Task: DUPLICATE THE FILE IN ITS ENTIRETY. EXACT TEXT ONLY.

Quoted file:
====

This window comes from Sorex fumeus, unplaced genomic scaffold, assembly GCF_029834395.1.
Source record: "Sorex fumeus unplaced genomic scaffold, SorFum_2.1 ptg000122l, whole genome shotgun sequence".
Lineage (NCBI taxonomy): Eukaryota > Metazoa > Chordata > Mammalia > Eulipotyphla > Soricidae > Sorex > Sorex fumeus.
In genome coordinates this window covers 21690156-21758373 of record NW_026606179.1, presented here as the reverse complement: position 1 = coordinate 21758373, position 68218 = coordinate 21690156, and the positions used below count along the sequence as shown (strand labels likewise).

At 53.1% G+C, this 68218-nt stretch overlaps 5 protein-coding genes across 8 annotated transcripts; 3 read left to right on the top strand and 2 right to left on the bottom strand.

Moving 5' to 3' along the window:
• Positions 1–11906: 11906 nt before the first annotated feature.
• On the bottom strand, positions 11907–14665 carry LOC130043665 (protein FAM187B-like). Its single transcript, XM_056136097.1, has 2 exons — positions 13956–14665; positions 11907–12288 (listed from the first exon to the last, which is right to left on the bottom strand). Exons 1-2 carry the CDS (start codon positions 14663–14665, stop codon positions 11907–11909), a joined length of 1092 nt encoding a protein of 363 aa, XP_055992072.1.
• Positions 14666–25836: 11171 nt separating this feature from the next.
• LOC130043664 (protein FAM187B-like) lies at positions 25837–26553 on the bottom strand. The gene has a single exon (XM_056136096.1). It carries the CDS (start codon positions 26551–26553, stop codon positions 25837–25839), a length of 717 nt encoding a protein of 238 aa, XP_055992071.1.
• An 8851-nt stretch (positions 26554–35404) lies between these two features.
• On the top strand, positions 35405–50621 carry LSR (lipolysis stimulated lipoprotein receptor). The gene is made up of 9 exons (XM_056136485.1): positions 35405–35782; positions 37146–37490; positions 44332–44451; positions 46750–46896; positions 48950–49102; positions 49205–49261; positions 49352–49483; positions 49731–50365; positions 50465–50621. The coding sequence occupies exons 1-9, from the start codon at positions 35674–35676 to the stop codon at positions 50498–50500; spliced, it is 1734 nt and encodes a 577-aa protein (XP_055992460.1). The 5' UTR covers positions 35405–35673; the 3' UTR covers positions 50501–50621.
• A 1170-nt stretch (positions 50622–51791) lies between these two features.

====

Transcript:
This window comes from Sorex fumeus, unplaced genomic scaffold, assembly GCF_029834395.1.
Source record: "Sorex fumeus unplaced genomic scaffold, SorFum_2.1 ptg000122l, whole genome shotgun sequence".
Lineage (NCBI taxonomy): Eukaryota > Metazoa > Chordata > Mammalia > Eulipotyphla > Soricidae > Sorex > Sorex fumeus.
In genome coordinates this window covers 21690156-21758373 of record NW_026606179.1, presented here as the reverse complement: position 1 = coordinate 21758373, position 68218 = coordinate 21690156, and the positions used below count along the sequence as shown (strand labels likewise).

At 53.1% G+C, this 68218-nt stretch overlaps 5 protein-coding genes across 8 annotated transcripts; 3 read left to right on the top strand and 2 right to left on the bottom strand.

Moving 5' to 3' along the window:
• Positions 1–11906: 11906 nt before the first annotated feature.
• On the bottom strand, positions 11907–14665 carry LOC130043665 (protein FAM187B-like). Its single transcript, XM_056136097.1, has 2 exons — positions 13956–14665; positions 11907–12288 (listed from the first exon to the last, which is right to left on the bottom strand). Exons 1-2 carry the CDS (start codon positions 14663–14665, stop codon positions 11907–11909), a joined length of 1092 nt encoding a protein of 363 aa, XP_055992072.1.
• Positions 14666–25836: 11171 nt separating this feature from the next.
• LOC130043664 (protein FAM187B-like) lies at positions 25837–26553 on the bottom strand. The gene has a single exon (XM_056136096.1). It carries the CDS (start codon positions 26551–26553, stop codon positions 25837–25839), a length of 717 nt encoding a protein of 238 aa, XP_055992071.1.
• An 8851-nt stretch (positions 26554–35404) lies between these two features.
• On the top strand, positions 35405–50621 carry LSR (lipolysis stimulated lipoprotein receptor). The gene is made up of 9 exons (XM_056136485.1): positions 35405–35782; positions 37146–37490; positions 44332–44451; positions 46750–46896; positions 48950–49102; positions 49205–49261; positions 49352–49483; positions 49731–50365; positions 50465–50621. The coding sequence occupies exons 1-9, from the start codon at positions 35674–35676 to the stop codon at positions 50498–50500; spliced, it is 1734 nt and encodes a 577-aa protein (XP_055992460.1). The 5' UTR covers positions 35405–35673; the 3' UTR covers positions 50501–50621.
• A 1170-nt stretch (positions 50622–51791) lies between these two features.